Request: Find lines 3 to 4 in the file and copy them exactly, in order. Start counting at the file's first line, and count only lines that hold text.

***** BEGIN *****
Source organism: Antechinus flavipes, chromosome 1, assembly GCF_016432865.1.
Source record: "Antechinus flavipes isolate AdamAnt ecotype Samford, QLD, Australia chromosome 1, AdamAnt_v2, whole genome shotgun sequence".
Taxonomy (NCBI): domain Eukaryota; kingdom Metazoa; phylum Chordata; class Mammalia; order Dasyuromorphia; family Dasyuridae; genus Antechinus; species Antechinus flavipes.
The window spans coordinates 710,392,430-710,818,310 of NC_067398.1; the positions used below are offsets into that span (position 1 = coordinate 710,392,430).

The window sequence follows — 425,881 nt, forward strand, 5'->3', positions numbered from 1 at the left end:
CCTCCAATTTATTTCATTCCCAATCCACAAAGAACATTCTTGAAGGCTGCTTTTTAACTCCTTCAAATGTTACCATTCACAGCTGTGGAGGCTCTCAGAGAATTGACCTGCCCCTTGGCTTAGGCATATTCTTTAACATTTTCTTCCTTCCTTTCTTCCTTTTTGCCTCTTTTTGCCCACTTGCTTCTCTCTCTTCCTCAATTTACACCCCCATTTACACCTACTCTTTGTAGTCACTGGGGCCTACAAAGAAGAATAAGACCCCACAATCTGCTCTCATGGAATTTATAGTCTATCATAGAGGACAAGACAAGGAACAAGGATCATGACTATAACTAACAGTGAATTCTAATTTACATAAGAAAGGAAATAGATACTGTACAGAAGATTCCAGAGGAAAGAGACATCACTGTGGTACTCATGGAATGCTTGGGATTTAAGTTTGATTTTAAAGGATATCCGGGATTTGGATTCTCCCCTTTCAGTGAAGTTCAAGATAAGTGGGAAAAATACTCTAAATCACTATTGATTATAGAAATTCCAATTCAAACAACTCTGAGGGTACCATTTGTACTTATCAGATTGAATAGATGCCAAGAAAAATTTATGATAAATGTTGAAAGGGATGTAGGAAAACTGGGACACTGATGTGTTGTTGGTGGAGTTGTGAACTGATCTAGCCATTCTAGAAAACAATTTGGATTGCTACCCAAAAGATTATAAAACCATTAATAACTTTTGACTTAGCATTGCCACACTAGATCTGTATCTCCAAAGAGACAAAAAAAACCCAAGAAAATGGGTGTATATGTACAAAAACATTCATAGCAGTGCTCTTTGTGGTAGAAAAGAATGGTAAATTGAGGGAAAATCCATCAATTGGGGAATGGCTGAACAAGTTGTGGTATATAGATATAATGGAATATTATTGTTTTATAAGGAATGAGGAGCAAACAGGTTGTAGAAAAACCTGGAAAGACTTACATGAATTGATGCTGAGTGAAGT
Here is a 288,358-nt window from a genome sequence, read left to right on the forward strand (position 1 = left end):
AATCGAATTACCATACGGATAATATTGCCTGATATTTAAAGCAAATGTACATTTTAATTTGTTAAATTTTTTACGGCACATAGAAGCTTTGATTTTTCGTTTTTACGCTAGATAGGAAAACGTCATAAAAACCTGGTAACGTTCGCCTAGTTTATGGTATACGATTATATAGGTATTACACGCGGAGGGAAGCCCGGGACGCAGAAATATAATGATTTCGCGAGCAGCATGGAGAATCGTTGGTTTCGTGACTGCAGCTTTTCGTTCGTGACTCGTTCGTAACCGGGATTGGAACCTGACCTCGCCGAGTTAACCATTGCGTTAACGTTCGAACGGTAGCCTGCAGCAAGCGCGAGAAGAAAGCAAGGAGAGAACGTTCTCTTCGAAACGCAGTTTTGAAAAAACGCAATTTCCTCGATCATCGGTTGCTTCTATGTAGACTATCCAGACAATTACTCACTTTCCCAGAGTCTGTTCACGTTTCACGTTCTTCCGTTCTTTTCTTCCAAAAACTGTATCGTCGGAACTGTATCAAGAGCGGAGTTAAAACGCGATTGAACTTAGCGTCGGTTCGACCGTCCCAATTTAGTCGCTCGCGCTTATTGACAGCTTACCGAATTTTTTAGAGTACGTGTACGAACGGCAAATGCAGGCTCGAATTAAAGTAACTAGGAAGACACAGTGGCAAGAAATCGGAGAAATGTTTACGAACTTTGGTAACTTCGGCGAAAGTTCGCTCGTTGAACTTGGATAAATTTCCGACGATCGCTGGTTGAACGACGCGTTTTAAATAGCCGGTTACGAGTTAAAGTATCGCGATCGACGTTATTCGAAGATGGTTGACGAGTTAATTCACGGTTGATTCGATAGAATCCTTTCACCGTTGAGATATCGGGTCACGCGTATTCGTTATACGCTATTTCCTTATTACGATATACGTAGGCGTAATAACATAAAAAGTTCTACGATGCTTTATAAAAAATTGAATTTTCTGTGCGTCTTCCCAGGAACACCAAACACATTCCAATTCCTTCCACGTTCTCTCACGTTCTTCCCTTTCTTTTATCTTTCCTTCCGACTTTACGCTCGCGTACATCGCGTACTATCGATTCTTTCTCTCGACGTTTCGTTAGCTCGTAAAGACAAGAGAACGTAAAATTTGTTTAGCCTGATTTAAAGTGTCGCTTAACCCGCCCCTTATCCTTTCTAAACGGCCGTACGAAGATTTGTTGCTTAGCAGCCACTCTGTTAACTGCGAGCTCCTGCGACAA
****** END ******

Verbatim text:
Taxonomy (NCBI): domain Eukaryota; kingdom Metazoa; phylum Chordata; class Mammalia; order Dasyuromorphia; family Dasyuridae; genus Antechinus; species Antechinus flavipes.
The window spans coordinates 710,392,430-710,818,310 of NC_067398.1; the positions used below are offsets into that span (position 1 = coordinate 710,392,430).